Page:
Future UK austerity

By the end of 2013, the UK government will have implemented 52% of planned fiscal consolidation.

The IFS report that most of this fiscal consolidation has come through taxes. In coming years, we will see the impact of cuts to the benefit budget. Only 58% of the total cuts to benefit spending have been implemented, and only 31% of overall cuts to other spending (non-investment) have been achieved. (IFS fiscal squeeze)

One consequence of this is that there is likely to be an increase in income inequality from 2013-14, as low income groups experience the impact of the benefits squeeze.

Timing and composition of UK Fiscal consolidation

UK fiscal consolidation

source: IFS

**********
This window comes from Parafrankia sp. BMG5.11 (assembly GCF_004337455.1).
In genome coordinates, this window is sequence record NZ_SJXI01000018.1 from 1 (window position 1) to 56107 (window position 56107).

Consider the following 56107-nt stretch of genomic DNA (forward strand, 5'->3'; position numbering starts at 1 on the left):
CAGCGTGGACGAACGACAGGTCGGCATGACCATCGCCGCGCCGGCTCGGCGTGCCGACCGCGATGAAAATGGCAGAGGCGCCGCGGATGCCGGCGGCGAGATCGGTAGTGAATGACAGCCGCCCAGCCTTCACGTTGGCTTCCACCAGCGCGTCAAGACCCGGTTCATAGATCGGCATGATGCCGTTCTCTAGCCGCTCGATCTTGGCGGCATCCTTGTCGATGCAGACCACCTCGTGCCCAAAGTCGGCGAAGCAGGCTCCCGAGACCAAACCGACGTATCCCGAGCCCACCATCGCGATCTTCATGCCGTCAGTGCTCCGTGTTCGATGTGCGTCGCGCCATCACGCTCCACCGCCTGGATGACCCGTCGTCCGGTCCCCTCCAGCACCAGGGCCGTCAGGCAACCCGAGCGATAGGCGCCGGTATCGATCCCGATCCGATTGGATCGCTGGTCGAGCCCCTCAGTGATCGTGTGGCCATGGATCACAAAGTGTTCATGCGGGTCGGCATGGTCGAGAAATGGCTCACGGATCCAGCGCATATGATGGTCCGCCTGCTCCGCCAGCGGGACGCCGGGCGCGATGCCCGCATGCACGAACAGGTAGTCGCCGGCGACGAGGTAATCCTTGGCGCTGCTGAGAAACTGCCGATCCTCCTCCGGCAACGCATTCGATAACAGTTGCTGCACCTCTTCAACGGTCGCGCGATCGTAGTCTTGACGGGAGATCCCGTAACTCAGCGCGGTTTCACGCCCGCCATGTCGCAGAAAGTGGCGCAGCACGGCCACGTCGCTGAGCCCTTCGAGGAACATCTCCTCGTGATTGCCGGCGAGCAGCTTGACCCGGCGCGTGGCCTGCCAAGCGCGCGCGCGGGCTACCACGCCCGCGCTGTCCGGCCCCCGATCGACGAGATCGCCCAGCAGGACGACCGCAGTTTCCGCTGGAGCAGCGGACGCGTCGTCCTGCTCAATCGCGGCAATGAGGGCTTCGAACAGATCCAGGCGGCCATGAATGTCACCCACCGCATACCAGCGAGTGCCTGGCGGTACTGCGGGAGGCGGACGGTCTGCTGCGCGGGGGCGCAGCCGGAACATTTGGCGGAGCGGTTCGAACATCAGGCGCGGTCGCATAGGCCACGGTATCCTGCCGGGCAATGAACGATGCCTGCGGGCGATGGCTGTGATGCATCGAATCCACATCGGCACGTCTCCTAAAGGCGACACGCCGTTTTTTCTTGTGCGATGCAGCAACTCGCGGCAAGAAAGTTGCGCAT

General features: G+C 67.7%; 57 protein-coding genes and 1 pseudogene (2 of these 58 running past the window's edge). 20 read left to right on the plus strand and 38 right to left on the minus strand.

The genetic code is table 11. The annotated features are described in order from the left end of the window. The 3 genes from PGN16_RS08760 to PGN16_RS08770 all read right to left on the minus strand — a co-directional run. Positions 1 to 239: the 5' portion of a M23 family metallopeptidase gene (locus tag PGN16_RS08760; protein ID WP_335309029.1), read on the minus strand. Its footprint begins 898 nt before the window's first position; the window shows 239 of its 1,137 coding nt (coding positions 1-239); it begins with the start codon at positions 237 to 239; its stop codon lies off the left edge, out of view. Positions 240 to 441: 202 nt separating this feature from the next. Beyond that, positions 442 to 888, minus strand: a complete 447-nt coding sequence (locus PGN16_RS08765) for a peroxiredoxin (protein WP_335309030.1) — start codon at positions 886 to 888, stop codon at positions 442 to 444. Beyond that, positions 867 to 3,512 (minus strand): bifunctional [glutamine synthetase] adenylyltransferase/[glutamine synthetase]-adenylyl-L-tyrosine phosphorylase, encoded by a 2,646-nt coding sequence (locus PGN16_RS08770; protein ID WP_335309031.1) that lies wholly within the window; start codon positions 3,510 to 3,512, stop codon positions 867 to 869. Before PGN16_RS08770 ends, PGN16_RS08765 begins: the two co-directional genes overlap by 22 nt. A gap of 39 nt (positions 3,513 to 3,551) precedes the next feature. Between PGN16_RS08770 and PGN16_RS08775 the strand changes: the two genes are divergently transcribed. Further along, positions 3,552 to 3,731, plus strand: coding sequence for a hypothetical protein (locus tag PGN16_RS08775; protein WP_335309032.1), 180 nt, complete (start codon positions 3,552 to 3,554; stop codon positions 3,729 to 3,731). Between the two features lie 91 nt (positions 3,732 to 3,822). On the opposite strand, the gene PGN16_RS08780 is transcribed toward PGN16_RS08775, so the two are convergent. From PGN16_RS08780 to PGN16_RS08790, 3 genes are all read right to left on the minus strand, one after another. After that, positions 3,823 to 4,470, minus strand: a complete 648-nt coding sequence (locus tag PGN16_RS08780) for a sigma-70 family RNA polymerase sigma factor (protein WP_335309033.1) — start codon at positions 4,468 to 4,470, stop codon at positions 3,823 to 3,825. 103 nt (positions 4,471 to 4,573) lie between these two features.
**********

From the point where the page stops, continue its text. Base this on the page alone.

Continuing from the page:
The good news is that 90% of public investment cuts have been implemented, and in the latest spending review, the government has pledged to increase public investment.

Related

Nominal Government Spending

total government spending £ bn % change
2000 338.07
2001 362.57 7.25
2002 384.93 6.17
2003 415.21 7.87
2004 451.5 8.74
2005 488.31 8.15
2006 502.56 2.92
2007 543.96 8.24
2008 575.97 5.88
2009 621.4 7.89
2010 660.81 6.34
2011 681.33 3.11
2012 687.96 0.97
2013 676.57 -1.66
2014 715.27 5.72
2015 728.87 1.90

source: UK public spending

1 thought on “Future UK austerity”

  1. It seems to me that politicians in general know very little about economics. In order to counteract the effects of the ongoing crisis in UK, maybe it’s time politicians and administrators took advice from professional economic crisis specialists with a proven track record of positive results. For example, the Orlando Bisegna Index, specialists in the economic crisis, have developed a program that has helped various counties with debt problems, business failures and unemployment.

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